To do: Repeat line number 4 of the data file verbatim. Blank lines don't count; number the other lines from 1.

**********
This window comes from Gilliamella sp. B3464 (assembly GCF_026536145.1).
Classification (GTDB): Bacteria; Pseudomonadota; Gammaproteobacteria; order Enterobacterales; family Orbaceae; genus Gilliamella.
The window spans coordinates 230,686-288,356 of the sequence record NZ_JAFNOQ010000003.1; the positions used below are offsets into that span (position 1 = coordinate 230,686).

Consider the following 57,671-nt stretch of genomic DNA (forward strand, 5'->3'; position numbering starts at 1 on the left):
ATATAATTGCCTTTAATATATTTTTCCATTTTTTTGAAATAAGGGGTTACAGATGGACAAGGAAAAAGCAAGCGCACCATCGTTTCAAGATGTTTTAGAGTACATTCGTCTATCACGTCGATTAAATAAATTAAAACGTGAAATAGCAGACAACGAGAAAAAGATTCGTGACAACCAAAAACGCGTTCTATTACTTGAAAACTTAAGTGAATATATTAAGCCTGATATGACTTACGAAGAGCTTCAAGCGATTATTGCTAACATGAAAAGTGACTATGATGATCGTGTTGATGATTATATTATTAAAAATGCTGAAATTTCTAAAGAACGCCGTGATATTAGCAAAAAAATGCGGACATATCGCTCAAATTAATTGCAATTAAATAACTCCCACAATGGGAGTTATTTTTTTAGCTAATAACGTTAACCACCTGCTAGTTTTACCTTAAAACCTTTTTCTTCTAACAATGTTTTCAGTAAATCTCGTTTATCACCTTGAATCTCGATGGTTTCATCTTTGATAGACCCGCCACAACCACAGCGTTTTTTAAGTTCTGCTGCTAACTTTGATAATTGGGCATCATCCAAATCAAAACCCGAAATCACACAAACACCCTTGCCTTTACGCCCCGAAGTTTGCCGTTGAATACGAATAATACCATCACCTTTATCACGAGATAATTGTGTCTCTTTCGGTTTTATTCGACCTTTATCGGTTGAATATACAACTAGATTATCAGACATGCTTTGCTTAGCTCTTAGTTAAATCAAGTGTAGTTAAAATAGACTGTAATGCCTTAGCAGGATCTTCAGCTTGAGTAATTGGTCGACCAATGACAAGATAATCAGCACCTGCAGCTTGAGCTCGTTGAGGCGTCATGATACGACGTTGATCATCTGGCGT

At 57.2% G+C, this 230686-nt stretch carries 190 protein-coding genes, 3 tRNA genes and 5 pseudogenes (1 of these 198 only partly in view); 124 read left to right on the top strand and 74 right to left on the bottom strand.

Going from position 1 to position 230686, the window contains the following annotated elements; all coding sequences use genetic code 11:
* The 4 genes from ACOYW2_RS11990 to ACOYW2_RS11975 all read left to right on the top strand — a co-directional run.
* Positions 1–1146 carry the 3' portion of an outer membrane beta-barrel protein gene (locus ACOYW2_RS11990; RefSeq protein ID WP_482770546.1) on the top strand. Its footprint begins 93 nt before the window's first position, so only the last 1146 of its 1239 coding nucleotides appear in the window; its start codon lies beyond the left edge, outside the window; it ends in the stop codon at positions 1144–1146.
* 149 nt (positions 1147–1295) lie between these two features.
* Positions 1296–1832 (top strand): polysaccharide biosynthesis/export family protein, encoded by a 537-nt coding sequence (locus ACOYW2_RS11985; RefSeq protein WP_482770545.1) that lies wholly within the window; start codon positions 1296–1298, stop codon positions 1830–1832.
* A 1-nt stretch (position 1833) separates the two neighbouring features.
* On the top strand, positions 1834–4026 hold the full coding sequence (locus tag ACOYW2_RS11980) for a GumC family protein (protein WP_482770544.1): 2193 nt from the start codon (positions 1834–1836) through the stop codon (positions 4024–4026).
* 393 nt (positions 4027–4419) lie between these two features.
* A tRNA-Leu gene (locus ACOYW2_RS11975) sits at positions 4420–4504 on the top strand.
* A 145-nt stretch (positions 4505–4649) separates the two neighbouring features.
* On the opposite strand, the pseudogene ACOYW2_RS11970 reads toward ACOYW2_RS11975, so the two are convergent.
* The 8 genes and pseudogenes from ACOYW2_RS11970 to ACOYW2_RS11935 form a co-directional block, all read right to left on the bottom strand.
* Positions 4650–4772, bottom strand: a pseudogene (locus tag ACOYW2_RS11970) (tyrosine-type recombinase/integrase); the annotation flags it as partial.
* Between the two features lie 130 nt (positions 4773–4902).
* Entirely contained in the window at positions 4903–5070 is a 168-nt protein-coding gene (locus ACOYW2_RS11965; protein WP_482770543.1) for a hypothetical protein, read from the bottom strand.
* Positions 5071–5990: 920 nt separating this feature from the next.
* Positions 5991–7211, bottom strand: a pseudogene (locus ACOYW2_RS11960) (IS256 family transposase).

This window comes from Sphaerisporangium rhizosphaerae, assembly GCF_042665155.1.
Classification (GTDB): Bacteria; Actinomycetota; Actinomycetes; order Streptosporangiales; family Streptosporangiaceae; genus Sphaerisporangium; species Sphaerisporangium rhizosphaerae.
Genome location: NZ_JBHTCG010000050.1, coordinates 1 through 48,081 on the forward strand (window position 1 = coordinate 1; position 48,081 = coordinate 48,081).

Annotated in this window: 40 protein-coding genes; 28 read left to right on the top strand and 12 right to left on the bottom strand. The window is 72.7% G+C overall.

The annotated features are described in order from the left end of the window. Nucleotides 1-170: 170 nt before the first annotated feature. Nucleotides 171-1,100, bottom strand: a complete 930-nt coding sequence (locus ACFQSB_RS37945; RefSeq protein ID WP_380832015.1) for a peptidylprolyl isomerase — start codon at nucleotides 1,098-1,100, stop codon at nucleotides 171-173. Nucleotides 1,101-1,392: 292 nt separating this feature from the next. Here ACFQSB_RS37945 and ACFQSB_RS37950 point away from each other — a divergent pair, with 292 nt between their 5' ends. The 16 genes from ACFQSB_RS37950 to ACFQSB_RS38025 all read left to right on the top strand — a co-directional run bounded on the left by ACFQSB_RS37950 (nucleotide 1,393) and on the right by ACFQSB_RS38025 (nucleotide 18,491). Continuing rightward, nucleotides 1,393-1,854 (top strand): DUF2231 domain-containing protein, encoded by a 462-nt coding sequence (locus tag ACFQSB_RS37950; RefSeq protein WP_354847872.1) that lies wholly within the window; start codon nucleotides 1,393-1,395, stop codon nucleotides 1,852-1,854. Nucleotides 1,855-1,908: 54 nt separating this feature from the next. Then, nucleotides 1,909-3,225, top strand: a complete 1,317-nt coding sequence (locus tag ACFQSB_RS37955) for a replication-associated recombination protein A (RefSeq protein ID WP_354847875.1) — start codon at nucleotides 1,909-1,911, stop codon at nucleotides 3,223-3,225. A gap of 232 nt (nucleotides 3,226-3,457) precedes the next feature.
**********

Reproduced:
Consider the following 57,671-nt stretch of genomic DNA (forward strand, 5'->3'; position numbering starts at 1 on the left):